The information provided by the CORE reveals that on 8 May 2012, Major Hanuman (then Captain) of 23rd Assam Rifles, a aramilitary force of the central government of India, approached and requested Mr Laishram Shyamkishore, 70 years old village elder of Tunukhong Awang Leikai, Imphal East District, Manipur, to persuade his son, Mr Laishram Nobin (alias Khuman) and his son's friends to surrender themselves and live in peace. Shyamkishore considered the possibility and secretly made arrangements for his son to surrender himself before the state authorities. It was reported that, at the instruction and arrangement of Maj. Hanuman, Shyamkishore accompanied his son to the meeting place where Nobin was supposed to surrender himself. This meeting did not materialise.

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Ranvir Sena Massacres and State Complicity

[An excerpt from the chapter 'The Pattern of Abuse: Rural Violence in Bihar and the State's Response' from the report 'Broken People: Caste Violence Against India's Untouchables' published by Human Rights Watch (HRW) in 1999.]

The extent of political patronage extended to the Ranvir Sena can be gauged by the fact that while a large number of Naxalites are killed in "encounters" [with police] not a single Ranvir Sena man has been subjected to this fate. The administration awakes a little later when it comes to tackl[ing] these armies. The outfit [Ranvir Sena] had declared a few days before the Jehanabad [Bathe] carnage that it would soon make a national and international headline.

The Pioneer, December 12, 1997.106

In the districts of central Bihar, over 300 people were killed between 1995 and October 1997 in large-scale massacres committed by the Ranvir Sena.[107] Three massacres since October 1997 have increased number of deaths to over 400. Human rights activists add that many have also been killed in smaller confrontations. Extrajudicial executions of Naxalites, coupled with evidence of police collusion with the Ranvir Sena, as documented below, have led to charges that the sena is being backed by the state administration and non-left political parties to check the growing Naxalite movement.[108] Soon after a January 1999 sena massacre in Shankarbigha village, Jehanabad district, a senior police official was quoted as saying, "The administration would be happy if they kill the real extremists among the Naxalites, but they are killing soft targets like women and children and attacking villages of Dalits and weaker sections, which are unprotected."[109]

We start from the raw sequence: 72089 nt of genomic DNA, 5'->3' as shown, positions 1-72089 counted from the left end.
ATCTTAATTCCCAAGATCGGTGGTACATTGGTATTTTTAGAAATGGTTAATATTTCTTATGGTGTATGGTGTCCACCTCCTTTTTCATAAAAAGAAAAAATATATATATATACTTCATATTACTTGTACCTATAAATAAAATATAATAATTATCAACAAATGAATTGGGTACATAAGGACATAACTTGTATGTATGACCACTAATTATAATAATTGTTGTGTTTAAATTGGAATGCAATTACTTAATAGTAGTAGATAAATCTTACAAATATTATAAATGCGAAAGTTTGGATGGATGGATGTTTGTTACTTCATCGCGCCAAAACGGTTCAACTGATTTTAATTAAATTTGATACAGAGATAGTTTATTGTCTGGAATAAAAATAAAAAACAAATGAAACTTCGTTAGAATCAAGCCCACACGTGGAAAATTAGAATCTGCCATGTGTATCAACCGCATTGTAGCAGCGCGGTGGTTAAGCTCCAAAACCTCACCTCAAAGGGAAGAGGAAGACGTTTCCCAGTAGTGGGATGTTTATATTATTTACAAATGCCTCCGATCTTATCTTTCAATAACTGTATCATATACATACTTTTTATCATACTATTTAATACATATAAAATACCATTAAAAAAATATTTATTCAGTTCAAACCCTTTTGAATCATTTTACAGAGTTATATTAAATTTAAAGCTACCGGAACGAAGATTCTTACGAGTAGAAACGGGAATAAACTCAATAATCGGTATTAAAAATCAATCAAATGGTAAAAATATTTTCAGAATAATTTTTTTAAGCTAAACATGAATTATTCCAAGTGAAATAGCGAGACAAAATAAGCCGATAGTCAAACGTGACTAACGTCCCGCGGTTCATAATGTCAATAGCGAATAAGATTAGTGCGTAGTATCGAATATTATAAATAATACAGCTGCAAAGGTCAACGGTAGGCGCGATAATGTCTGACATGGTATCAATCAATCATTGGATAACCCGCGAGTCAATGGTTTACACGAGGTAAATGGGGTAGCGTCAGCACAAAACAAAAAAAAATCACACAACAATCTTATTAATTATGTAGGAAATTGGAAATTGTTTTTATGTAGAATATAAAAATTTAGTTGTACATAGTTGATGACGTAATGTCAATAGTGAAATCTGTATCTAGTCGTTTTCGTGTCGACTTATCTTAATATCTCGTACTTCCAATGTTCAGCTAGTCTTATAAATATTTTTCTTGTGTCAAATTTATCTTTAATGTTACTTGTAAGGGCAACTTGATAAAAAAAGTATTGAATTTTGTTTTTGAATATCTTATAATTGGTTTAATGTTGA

Like other senas before it, the Ranvir Sena enjoys considerable political patronage. The sena is said to be dominated by politicians from various parties, including Congress, the Janata Dal, and the Bharatiya Janata Party (BJP), which in 1998 led India's coalition central government.[110] In turn, the BJP has enjoyed Bhumihar support in local elections, as described below.[111] Notorious Ranvir Senaleader Bharmeshwar Singh is also a known BJP activist.[112] While Bihar's former Chief Minister Laloo Prasad Yadav, a member of a powerful backward caste, has accused the BJP of backing the sena, he himself has been blamed for only going after Naxalites, despite vows to disarm caste armies.[113] Moreover, state agents at the village and district level are dominated by upper-caste members who often operate as "functionaries of mainstream political parties [and] are either active with or sympathize with the Ranbir Sena."[114]